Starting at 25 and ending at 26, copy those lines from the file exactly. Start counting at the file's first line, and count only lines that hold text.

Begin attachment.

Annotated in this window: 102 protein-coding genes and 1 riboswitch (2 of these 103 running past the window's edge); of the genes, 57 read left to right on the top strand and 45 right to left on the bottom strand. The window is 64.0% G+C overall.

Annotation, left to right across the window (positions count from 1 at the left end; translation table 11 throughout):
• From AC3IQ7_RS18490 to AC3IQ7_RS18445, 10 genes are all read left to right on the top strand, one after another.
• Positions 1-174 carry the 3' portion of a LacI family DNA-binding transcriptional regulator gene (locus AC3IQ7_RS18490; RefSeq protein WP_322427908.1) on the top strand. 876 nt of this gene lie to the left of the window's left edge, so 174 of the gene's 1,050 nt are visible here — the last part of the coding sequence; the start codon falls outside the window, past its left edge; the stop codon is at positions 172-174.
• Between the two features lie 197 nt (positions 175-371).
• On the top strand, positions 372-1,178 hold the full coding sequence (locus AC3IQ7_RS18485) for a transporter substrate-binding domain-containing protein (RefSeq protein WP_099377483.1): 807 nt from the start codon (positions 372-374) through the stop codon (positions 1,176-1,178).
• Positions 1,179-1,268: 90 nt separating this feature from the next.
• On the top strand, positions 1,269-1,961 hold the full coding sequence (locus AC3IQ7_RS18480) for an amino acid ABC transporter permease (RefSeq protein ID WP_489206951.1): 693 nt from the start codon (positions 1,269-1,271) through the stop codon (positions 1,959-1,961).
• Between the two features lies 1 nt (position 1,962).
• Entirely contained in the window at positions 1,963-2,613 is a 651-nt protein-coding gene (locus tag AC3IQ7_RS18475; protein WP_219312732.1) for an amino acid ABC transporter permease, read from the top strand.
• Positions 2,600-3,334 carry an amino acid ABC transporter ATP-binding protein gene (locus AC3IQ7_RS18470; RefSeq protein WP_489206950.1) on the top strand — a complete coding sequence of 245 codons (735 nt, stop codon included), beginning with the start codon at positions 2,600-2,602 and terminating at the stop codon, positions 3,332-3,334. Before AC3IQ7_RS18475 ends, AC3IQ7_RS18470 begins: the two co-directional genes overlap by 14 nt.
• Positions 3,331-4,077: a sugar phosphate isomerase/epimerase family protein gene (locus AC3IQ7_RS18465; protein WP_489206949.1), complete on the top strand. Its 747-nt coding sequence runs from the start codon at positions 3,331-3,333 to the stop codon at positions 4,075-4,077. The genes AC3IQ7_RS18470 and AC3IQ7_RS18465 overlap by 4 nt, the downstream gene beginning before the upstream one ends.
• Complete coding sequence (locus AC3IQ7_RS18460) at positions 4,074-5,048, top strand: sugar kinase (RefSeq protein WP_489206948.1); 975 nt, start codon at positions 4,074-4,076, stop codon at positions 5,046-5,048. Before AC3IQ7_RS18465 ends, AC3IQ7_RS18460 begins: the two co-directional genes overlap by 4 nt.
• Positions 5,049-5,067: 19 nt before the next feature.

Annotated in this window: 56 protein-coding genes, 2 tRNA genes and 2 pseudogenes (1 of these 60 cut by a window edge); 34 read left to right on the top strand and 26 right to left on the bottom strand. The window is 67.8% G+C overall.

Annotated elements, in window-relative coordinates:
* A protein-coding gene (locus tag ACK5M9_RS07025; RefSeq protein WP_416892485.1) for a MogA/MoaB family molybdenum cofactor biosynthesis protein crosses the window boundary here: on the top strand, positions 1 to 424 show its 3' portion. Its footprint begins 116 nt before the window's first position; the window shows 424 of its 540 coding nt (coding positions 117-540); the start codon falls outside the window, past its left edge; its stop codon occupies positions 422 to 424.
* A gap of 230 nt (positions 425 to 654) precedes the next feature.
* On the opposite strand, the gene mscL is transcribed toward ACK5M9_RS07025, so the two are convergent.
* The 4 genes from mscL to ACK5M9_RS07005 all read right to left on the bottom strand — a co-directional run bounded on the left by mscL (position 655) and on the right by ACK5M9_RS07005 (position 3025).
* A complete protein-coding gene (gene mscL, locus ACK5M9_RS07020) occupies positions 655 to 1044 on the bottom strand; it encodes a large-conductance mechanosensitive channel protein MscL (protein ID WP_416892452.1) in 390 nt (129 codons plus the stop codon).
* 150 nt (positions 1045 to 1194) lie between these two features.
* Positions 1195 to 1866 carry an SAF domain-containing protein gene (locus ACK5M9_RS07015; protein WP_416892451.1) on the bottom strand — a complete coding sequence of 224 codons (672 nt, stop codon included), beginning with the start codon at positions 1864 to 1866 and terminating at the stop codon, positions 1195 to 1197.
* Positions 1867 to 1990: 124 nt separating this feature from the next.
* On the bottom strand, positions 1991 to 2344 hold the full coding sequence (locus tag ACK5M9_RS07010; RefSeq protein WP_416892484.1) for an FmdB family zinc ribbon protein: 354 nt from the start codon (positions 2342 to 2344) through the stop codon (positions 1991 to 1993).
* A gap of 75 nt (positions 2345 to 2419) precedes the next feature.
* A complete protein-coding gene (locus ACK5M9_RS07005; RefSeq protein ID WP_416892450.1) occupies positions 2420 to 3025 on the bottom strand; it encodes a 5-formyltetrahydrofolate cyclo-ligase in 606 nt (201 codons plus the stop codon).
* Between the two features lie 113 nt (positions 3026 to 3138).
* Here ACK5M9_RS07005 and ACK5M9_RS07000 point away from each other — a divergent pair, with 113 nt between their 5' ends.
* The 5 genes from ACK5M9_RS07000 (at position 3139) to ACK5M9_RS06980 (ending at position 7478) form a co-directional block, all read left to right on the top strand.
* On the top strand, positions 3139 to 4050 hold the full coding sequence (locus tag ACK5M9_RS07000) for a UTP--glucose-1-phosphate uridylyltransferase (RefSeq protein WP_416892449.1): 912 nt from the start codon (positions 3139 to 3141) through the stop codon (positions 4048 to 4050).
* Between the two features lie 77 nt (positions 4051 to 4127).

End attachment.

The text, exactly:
* On the bottom strand, positions 1991 to 2344 hold the full coding sequence (locus tag ACK5M9_RS07010; RefSeq protein WP_416892484.1) for an FmdB family zinc ribbon protein: 354 nt from the start codon (positions 2342 to 2344) through the stop codon (positions 1991 to 1993).
* A gap of 75 nt (positions 2345 to 2419) precedes the next feature.